Foxcroft teams take second and third in the high school division
Madeira School and Immanuel Christian School each claimed the top prize in their respective high school and middle school divisions during the ninth annual STEM Challenge on February 22.
Designed for middle and high school students, the competition saw 160 girls from 21 schools throughout Virginia, Maryland, and Washington, DC, using their knowledge of science, technology, engineering, and math to participate in challenges revolving around this year’s theme, “Galaxy Trek,” to restore failing systems onboard a space station and preserve the astronauts’ scientific endeavors.
The event was highlighted by a visit from Dr. Sandra H. “Sandy” Magnus, former astronaut and current Deputy Director for Engineering within the Office of the Under Secretary of Defense for Research and Engineering serving as DoD’s Chief Engineer for Advanced Capabilities. Magnus drew from her extensive career and experience living on the International Space Station to speak about the importance of girls in STEM, extending this piece of advice to the young girls present. “If you remember nothing else from today, remember this — if you have a dream and you find that passionate thing that really, really fires you up and you're really enthusiastic about it, you owe it to yourself to go for it.”
The winning Majestic Moons team from Madeira, comprised of Chi H., Zelda T., Sophie W., and Caroline C., claimed the high school trophy, designed and fabricated by Foxcroft STEM students using the tools in The Innovation Lab. The Madeira team also won one of the five individual challenges.
Second place in the high school division went to Foxcroft’s Nifty Nebulae team (senior Tam L., juniors Scarlett D. and Eunice Y., and sophomore Finy Z.), while the Snazzy Supernovas (junior Jennifer C., sophomore Elise L., and freshmen Rebecca C. and Emily W.) took third. Foxcroft School teams also won four of the five individual challenges.
In the middle school division, the team from Immanuel Christian School in Springfield, VA, also named the Majestic Moons (Eva P., Hannah L., Grace N., and Naomi T.) took home the middle school trophy, in addition to winning one of the five individual challenges. The Hill School’s Snazzy Supernovas (Violet W., Natalie P., and Zoe K.) placed second, in addition to winning two of the individual challenges. Third place went to the Venus Voyagers (Caroline F., Nora H., Eliza J., and Ellie S.) from Village School in Charlottesville, VA. Teams from Harmony Middle School (Hamilton, VA) and Norwood School (Bethesda, MD) also won individual challenges.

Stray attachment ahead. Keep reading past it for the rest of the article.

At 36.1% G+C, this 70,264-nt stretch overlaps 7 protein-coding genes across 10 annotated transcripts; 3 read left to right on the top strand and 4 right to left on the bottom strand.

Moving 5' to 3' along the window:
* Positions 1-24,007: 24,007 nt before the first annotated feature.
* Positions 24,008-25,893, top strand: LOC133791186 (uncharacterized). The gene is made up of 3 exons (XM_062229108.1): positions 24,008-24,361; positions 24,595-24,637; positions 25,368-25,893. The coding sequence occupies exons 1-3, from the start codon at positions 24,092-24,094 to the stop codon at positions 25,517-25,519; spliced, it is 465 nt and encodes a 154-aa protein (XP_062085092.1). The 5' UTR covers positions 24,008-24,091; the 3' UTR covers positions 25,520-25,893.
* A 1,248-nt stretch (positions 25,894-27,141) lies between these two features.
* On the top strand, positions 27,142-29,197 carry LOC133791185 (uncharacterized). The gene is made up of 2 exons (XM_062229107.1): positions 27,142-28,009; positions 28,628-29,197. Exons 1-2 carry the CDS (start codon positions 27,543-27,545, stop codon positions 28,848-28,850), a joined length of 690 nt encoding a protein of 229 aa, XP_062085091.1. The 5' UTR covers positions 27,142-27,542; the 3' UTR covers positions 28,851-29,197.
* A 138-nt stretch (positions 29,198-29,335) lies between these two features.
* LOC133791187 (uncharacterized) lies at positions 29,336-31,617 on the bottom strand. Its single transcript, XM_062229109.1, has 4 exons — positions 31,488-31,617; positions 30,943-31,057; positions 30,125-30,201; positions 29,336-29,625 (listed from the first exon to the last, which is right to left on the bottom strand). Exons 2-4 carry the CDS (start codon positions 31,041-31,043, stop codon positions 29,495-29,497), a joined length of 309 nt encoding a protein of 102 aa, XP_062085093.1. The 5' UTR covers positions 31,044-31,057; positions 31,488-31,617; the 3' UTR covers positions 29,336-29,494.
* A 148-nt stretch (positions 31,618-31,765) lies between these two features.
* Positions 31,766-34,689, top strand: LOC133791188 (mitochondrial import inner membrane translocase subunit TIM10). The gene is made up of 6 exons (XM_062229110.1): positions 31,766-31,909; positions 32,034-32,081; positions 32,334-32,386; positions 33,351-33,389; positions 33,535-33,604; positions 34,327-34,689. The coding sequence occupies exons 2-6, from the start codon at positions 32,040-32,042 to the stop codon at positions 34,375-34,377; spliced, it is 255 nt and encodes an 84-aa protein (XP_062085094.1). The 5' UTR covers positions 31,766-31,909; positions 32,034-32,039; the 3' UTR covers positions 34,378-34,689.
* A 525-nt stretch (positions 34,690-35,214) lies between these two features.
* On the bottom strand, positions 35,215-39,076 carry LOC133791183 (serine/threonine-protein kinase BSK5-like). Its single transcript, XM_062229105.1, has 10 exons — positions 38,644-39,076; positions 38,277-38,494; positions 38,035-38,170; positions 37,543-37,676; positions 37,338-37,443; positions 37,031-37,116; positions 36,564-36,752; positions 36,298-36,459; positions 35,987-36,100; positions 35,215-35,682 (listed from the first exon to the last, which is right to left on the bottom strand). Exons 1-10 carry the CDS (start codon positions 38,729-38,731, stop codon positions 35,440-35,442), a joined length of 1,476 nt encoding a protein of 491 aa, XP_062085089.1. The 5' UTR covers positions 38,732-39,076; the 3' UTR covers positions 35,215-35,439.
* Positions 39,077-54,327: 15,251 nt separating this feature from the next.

Event sponsor Stryker Corporation runs one of the challenges each year, and this year brought one of their largest groups of female engineers (15) to not only participate in the event but also share their experiences and answer questions from the young competitors during a career panel.
Energy and enthusiasm filled Foxcroft’s Athletic/Student Center and Schoolhouse Science Labs as the girls, in teams of three or four, took on five different challenges. In the Biology Lab, they used bags of cereal to simulate the disuse osteoporosis experienced by astronauts in microgravity. In the Chemistry Lab, they combined ingredients to recreate a “cat food” formula that could be given to the feline test subjects on board the space station. In the coding event, they navigated the terminal to locate access codes, and they used Sphero robots in the physics event to simulate the reset sequence needed to activate a backup server.
The Stryker team’s engineering challenge involved fixing a communication device, using the answers to math and science problems to identify the resistor that would go into a circuit and flash a code corresponding to a message (in this case, “HELP”). In between the challenges students used Kindle Fires supplied by Foxcroft to answer questions about space and about the teams themselves, encouraging interaction with their fellow competitors.
The annual competition showcases Foxcroft's innovative and appealing focus on the STEM fields and allows girls to develop collaborative skills working with others and gain confidence in fields so often dominated by boys.